Possible reason for >>1)
For recovery purposes, every time a user successfully logs on to Windows, a copy of the registry is stored in the "Last known good". This way, if you replace your video drivers with a pile of pudding, you can revert to "Last known good" on boot and start up with the old drivers, avoiding a messy situation.
I don't know this for sure, but it is possible that, rather than make a separate copy of the registry, it would save a pointer, and put a lock on the last known good. If true, the reason you were able to delete the profile is not because of the reboot, but rather the successful logon, moving the pointer and lock to the NTUSER.DAT of the Administrator user.
Without the precise error message for the second case, I don't have any quick answers.
Rob Rohr mailto:[log in to unmask]
UVM - School of Business Administration
230 Kalkin Hall : (802) 656-0714
Find My Office: http://www.bsad.uvm.edu/map/?find=rohr
From: Technology Discussion at UVM [mailto:[log in to unmask]] On Behalf Of Larry Kost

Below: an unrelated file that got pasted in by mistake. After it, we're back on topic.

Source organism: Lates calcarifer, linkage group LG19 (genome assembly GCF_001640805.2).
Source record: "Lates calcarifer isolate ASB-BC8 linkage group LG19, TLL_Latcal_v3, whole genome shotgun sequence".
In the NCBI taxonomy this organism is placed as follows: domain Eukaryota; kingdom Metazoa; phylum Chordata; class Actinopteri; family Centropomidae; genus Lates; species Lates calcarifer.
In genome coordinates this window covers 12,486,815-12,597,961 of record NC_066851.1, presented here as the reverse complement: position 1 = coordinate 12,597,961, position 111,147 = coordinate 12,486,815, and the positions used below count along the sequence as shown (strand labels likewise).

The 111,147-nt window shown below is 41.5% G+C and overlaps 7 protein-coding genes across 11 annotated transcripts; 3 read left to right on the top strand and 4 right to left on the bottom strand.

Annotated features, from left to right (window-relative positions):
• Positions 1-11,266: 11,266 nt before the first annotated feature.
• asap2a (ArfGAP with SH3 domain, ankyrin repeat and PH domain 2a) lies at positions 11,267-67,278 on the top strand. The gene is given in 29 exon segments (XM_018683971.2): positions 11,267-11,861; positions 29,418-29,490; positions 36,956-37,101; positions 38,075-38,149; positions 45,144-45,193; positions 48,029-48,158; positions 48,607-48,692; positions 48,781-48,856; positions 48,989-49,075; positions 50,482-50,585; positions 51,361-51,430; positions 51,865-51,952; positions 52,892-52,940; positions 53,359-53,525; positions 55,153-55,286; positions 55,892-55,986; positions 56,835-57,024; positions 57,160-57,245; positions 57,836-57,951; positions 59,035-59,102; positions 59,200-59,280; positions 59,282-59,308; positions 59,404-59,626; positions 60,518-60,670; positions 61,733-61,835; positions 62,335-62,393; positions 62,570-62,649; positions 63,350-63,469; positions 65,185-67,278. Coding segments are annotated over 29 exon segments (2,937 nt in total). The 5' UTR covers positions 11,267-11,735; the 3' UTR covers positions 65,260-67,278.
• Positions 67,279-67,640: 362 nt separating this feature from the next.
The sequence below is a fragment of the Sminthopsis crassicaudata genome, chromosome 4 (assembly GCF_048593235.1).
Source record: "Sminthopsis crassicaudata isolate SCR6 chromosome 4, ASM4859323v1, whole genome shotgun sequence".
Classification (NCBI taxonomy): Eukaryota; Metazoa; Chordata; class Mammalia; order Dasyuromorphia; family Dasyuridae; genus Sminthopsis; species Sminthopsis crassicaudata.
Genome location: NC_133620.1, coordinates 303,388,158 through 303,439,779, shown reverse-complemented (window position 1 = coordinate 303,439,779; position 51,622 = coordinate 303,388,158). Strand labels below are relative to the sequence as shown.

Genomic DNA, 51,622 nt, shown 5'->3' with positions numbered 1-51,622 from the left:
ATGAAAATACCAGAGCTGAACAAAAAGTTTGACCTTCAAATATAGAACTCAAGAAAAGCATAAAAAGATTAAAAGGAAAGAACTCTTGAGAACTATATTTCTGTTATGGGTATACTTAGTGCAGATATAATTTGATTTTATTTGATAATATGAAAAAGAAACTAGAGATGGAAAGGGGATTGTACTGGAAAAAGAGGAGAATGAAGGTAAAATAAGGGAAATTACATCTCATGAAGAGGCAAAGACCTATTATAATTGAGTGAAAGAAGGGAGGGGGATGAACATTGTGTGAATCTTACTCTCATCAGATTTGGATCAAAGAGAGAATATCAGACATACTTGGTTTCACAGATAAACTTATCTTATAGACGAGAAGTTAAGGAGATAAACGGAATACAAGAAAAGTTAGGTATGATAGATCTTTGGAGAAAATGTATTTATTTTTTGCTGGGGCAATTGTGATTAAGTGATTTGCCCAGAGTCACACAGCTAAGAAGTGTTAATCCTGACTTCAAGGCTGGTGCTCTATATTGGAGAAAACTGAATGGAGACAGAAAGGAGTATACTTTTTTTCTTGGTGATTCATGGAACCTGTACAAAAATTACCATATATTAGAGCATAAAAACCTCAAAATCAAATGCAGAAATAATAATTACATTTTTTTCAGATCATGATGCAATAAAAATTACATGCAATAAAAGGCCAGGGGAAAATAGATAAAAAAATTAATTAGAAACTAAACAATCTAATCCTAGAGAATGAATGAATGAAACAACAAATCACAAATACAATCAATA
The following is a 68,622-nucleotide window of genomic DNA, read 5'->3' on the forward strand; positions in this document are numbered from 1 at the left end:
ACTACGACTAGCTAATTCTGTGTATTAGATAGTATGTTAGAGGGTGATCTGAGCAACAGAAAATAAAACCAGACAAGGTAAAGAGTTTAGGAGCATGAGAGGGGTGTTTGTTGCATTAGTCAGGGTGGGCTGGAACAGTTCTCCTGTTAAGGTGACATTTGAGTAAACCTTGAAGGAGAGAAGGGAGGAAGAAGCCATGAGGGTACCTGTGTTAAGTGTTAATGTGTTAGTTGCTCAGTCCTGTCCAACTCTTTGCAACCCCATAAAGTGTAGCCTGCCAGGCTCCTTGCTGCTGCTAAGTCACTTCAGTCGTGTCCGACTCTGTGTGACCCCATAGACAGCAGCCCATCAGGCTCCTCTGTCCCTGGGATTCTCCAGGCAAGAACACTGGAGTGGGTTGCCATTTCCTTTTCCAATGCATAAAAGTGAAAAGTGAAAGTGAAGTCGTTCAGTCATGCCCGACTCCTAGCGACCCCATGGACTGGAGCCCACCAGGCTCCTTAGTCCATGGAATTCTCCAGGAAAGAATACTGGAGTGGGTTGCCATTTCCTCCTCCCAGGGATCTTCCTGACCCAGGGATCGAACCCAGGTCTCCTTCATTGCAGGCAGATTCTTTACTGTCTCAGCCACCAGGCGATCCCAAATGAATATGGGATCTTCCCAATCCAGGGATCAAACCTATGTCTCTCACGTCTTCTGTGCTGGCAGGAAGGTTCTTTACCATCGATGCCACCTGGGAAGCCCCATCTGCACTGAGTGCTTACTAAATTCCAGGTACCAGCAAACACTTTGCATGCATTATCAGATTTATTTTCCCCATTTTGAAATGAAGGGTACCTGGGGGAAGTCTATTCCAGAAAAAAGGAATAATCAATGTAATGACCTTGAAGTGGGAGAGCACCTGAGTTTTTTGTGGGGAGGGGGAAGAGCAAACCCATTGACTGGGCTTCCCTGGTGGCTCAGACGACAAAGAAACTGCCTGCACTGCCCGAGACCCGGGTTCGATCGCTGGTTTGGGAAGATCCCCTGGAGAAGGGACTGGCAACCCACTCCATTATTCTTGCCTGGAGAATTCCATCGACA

Sent: Monday, February 21, 2005 10:23 AM
To: [log in to unmask]
Two questions which I think might be related. Both are on systems running
Windows XP with SP2.
1) I log on as "Larry" then log off. I log on as Administrator and try to
move or delete the profile for "Larry" and get the message that NTUSER.DAT
is in use by another user. If I re-boot, the problem goes away.
2) I have a PC used by the instructors in a classroom. Occasionally when
someone tries to log on they get a message that their profile can't be used
(the profile is there). I don't recall the exact message as every time I
go over and try it things work okay but others are still having this
problem. Once again, re-booting fixes it. Then for a while all seems okay.
A solution (explanation) would be great but if not, a suggestion on where
to look. I did go to the Microsoft Web site but not knowing the exact
message made it a bit hard to search.